Thursday, July 16, 2009

More finds

We had another exciting day today, with several unexpected discoveries, and further confirmation of the wall-trench structure first identified yesterday. In a shovel test just 20 meters from that structure's corner, what first appeared to be a simple concentration of charred wood (which might have been anything from a burned tree stump to a charred post) ultimately turned out to be what is known as a "cob pit," filled with large numbers of charred corn cobs, several of which were nearly intact (see photo to right). These pits are very common on Spanish missions across northern Florida, and appear to have been used as smudge pits to generate smoke for mosquito control in and around houses in the village. The cobs were placed in small subsurface pits with constricted mouths, where they could smolder slowly and generate enough smoke to keep bugs away. Importantly, the cobs found at our site is of the 8-row variety, consistent with maize grown by North American Indians during this period (and much, much smaller than modern hybrid varieties). Further study should tell us more details about the corn grown at the Escambe mission.

In the same unit, and at about the same level, students found a remarkably well-made ground-stone discoidal made from greenstone, a type of stone probably originating in the Alabama Piedmont region, well over 100 miles away. This type of object, generally thought to be a Native American gaming piece, might date to the late prehistoric Pensacola culture, or it might instead be an Apalachee item from the mission period. Since people were living at this site during both periods, either option is possible, though further exploration at the site may tell us more about the context of the object, and what period it belongs to. The same unit produced a tiny sherd of plain Spanish majolica.

In the adjacent shovel test, students continued to explore the wall-trench structure discovered yesterday, which now appears to be a post-on-sill construction type that was commonly used on French colonial sites, though it has also been documented in Pensacola's Spanish presidios. An intriguing feature of the structure we have identified at the Escambe mission is the apparent presence of the remains of some sort of floor structure on the inside of the building corner. A number of wrought-iron nails were found lying in place in association with this floor, and careful excavation of this complex set of features is still proceeding. We definitely plan to conduct additional excavations in this area in order to learn more about the identity of this structure and what role it played in the mission community.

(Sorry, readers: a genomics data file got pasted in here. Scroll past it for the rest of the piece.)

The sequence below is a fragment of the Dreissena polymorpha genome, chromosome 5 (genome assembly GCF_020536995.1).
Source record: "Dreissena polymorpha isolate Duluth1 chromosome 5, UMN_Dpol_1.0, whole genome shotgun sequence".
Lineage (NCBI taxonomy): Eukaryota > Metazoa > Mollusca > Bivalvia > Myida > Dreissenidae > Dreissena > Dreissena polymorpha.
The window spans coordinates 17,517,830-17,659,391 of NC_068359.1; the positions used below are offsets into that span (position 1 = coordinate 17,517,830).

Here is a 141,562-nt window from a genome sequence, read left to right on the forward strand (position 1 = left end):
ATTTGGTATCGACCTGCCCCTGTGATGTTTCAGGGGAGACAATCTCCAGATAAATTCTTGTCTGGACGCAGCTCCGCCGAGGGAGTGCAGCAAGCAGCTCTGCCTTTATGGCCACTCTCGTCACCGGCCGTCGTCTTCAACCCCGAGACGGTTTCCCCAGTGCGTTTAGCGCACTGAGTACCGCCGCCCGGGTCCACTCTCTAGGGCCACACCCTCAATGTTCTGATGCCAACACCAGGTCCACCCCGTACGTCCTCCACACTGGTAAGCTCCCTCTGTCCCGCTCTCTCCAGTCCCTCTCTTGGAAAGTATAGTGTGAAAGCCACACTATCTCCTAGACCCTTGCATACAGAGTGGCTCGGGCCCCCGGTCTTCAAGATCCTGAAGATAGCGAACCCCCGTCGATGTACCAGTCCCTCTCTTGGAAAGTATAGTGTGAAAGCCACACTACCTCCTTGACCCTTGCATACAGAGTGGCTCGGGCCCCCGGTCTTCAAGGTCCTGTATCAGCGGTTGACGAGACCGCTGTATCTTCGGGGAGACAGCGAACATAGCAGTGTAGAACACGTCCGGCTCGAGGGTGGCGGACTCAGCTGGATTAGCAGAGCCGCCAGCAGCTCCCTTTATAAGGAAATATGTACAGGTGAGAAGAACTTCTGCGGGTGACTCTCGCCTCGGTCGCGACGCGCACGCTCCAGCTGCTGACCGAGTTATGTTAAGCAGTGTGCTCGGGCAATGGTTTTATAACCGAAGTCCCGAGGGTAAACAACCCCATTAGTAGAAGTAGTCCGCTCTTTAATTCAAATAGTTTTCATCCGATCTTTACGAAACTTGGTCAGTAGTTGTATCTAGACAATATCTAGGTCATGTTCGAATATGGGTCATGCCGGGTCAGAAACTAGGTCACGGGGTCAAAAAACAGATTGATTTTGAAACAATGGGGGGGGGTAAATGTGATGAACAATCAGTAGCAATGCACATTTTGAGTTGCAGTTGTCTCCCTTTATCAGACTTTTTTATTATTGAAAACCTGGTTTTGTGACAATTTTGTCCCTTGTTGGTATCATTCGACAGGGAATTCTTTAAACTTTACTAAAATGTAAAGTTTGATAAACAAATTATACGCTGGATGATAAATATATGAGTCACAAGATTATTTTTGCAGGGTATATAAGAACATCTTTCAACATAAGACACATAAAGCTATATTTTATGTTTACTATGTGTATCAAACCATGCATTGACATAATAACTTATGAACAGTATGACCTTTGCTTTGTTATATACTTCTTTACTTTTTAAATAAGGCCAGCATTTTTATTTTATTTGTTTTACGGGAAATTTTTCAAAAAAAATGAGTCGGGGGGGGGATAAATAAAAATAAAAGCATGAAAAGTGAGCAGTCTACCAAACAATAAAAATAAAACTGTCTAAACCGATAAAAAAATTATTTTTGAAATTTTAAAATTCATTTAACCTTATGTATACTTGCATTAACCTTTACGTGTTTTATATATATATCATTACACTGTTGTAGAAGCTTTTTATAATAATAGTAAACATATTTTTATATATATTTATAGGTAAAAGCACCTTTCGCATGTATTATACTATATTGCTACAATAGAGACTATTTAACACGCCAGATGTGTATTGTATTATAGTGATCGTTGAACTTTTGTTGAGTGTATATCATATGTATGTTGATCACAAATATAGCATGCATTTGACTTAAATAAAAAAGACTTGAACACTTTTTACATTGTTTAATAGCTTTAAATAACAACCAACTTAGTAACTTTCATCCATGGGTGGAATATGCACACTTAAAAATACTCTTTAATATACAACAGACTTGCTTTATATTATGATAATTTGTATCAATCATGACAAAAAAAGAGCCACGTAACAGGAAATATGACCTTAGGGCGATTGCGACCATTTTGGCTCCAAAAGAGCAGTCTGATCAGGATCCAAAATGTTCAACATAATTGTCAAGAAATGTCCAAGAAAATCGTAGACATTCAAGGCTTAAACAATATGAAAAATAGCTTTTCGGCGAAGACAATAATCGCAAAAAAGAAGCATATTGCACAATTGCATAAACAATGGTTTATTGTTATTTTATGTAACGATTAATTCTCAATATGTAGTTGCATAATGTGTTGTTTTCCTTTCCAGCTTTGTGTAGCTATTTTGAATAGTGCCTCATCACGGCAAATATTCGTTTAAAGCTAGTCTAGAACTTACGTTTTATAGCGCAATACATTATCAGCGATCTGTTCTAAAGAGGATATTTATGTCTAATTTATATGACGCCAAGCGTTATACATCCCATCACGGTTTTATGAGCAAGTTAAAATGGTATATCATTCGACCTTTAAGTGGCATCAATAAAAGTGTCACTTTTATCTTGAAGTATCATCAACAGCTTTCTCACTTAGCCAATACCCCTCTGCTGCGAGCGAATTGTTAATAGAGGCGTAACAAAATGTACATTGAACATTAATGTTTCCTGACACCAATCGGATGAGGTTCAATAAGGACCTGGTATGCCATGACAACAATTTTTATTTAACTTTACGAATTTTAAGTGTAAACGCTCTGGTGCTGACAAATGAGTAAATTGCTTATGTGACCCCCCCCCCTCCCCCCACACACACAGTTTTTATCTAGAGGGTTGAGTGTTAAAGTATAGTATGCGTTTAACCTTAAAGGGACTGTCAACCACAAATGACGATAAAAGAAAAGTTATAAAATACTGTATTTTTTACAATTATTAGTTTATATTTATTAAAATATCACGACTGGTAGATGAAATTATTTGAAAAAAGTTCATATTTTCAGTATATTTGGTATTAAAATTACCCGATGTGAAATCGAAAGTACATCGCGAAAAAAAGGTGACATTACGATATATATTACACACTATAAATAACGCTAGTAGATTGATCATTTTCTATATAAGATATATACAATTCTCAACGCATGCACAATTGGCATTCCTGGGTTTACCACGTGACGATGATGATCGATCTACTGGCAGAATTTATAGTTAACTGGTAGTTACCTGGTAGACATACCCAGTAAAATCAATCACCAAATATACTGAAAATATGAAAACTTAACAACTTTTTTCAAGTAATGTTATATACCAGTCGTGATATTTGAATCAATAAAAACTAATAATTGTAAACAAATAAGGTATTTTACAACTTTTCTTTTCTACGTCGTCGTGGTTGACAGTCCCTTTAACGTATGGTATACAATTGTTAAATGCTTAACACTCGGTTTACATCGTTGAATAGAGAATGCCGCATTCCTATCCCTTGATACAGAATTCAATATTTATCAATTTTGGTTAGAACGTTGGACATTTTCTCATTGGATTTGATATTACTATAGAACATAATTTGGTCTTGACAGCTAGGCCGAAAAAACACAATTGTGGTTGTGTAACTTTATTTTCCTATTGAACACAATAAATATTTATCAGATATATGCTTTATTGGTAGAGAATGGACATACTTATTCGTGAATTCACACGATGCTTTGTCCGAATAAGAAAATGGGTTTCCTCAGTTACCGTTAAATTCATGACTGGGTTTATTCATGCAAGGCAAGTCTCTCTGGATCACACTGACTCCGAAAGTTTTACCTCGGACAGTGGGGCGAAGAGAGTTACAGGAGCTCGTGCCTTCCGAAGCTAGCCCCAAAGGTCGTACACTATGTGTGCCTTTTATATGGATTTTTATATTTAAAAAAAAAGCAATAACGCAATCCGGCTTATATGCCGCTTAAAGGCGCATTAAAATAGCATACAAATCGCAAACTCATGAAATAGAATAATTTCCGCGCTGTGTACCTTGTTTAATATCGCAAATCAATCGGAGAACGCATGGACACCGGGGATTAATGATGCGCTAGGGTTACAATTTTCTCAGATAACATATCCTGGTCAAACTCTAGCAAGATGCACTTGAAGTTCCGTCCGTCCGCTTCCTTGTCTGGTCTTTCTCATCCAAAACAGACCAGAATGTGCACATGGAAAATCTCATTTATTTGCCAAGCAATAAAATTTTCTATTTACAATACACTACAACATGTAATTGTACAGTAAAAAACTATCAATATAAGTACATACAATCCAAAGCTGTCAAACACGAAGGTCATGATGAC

Other students continued to work on the larger excavation unit opened above the radar anomaly described in earlier posts, where they were able to learn how to shovel-shave, and how to draw larger plan-view maps using rulers and a plumb-bob (see photo). While some Native American ceramics and tiny flakes of chert have appeared in this unit, the presence of sheet metal and other modern artifacts may indicate that the anomaly could be related to the 20th-century dairy barn in this vicinity. In any case, only further excavation will tell the tale.

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